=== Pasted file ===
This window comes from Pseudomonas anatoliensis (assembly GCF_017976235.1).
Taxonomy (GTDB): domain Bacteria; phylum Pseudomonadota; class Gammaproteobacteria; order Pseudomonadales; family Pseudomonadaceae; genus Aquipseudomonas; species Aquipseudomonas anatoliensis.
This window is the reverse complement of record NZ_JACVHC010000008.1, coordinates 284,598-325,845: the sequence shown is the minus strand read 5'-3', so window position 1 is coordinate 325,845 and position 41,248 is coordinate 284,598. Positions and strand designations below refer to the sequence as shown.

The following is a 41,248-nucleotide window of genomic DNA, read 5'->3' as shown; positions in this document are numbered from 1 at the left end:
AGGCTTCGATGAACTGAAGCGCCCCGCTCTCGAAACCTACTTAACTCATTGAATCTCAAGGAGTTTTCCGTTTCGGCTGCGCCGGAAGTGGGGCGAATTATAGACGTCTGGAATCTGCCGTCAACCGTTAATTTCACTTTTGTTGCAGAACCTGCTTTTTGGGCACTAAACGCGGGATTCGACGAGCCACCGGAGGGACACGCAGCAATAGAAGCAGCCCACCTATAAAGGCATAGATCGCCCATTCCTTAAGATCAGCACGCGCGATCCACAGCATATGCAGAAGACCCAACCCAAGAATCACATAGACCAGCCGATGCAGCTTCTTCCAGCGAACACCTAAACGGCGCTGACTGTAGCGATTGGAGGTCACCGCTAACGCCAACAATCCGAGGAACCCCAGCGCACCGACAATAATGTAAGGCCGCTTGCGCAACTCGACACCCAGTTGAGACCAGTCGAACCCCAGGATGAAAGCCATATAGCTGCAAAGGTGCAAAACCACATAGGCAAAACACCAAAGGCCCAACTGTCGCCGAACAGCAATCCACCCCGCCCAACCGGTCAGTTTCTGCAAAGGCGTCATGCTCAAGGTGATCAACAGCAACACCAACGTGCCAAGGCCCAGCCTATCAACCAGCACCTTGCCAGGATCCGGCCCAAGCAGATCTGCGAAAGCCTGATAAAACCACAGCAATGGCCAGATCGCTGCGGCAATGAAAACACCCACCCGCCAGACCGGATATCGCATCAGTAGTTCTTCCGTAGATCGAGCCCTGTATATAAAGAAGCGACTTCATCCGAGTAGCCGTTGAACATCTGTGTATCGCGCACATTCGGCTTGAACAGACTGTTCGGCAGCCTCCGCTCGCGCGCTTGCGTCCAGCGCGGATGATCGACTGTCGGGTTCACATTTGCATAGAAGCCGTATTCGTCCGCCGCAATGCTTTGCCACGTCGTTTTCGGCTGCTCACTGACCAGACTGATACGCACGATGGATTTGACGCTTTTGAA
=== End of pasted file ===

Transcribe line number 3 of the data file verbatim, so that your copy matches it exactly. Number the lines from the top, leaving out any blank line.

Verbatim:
This window is the reverse complement of record NZ_JACVHC010000008.1, coordinates 284,598-325,845: the sequence shown is the minus strand read 5'-3', so window position 1 is coordinate 325,845 and position 41,248 is coordinate 284,598. Positions and strand designations below refer to the sequence as shown.